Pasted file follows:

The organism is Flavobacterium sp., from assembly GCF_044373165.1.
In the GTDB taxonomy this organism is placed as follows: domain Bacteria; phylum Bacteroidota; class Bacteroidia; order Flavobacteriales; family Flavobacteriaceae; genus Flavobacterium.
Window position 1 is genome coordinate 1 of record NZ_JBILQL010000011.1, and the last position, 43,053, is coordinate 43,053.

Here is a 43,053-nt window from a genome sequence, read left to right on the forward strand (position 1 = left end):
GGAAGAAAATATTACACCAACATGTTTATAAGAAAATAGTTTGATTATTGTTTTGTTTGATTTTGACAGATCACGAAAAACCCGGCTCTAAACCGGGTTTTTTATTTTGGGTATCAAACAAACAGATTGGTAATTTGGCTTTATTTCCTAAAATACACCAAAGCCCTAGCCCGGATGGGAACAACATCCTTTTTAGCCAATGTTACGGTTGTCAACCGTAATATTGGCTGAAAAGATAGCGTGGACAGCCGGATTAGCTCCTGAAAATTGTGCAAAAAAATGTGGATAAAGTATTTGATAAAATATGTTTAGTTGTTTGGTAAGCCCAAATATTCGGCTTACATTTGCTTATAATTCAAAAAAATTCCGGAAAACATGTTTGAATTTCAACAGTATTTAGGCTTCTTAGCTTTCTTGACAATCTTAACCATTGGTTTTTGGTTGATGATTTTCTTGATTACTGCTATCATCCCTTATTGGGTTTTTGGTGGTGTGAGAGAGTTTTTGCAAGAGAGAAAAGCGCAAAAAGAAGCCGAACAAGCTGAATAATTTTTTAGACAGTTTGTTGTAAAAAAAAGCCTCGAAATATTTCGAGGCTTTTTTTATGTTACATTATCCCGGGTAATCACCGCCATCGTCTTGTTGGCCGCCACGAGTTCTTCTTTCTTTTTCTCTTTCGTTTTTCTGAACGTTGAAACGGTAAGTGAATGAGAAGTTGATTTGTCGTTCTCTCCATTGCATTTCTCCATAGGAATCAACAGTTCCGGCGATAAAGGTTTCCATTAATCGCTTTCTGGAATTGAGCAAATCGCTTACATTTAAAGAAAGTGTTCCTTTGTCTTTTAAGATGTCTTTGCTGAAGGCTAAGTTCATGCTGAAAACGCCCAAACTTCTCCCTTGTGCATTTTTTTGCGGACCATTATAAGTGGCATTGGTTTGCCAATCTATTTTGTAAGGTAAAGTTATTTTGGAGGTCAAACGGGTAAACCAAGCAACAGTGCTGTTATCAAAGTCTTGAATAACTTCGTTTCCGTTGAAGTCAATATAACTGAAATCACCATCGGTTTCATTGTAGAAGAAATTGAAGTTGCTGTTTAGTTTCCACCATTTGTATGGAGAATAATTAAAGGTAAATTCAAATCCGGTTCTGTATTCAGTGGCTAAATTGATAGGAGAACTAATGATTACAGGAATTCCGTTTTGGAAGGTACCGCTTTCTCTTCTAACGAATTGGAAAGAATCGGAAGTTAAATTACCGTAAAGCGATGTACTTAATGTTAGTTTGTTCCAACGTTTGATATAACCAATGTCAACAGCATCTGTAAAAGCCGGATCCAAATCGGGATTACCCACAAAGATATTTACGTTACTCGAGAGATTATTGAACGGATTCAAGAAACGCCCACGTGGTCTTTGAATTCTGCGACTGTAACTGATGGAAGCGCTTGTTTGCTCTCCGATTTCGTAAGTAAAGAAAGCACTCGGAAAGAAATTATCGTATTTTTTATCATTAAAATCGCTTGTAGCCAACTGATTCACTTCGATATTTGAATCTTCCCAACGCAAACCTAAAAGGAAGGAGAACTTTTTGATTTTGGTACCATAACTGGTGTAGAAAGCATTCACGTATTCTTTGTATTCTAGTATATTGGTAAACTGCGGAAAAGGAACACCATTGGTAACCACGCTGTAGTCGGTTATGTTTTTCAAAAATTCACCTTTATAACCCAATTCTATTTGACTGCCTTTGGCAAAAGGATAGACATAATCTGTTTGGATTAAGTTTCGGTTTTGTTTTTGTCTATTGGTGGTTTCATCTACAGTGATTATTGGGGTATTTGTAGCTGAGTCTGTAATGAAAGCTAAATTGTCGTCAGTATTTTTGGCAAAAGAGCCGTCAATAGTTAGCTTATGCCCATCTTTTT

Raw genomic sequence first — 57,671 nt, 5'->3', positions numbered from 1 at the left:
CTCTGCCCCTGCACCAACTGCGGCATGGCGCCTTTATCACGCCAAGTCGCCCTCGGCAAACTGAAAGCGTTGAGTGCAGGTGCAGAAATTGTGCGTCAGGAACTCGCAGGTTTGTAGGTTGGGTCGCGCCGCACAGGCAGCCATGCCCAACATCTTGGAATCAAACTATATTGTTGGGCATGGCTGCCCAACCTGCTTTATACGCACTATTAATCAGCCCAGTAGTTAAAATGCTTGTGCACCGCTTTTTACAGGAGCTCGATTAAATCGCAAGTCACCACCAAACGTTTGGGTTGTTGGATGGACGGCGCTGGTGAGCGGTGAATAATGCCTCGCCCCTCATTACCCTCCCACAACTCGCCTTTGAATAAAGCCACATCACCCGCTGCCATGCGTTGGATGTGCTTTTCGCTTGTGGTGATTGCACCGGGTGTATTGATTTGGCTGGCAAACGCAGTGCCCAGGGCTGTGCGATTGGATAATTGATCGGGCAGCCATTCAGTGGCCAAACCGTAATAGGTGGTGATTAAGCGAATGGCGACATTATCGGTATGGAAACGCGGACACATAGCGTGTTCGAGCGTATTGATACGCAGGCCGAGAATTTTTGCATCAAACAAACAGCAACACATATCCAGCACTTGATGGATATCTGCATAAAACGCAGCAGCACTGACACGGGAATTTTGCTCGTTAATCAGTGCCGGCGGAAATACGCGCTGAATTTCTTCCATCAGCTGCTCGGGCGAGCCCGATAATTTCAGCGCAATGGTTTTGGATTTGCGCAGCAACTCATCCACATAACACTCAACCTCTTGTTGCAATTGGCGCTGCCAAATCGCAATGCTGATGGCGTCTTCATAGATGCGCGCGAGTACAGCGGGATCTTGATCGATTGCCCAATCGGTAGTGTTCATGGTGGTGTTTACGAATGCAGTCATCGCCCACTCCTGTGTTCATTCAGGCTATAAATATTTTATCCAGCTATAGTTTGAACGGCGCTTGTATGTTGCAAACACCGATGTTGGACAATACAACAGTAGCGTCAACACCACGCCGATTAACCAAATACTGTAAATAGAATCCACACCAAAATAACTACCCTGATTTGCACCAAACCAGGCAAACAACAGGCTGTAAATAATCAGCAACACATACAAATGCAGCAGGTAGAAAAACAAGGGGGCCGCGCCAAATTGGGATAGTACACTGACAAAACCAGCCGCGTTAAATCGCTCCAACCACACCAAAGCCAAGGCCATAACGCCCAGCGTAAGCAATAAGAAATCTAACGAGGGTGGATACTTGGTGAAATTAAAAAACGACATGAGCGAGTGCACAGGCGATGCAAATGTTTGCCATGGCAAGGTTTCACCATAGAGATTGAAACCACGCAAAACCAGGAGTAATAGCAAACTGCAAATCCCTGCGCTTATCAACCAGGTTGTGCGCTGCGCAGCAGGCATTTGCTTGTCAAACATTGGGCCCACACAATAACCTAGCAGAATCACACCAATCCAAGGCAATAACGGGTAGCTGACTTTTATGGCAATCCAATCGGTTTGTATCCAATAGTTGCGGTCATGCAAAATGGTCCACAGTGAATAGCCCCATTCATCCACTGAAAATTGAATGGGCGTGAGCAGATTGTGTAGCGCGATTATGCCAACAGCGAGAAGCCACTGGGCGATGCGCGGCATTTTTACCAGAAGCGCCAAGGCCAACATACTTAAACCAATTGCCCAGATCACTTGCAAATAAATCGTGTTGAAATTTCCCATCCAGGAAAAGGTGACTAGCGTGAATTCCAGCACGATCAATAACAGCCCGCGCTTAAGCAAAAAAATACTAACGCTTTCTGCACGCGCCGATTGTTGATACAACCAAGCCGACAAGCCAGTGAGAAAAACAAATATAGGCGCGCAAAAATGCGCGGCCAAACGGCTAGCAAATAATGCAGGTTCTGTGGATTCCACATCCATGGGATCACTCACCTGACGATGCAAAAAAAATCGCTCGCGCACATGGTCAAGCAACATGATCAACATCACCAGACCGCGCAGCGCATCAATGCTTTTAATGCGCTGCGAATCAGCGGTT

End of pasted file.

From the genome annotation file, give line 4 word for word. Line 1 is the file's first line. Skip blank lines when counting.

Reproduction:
Here is a 43,053-nt window from a genome sequence, read left to right on the forward strand (position 1 = left end):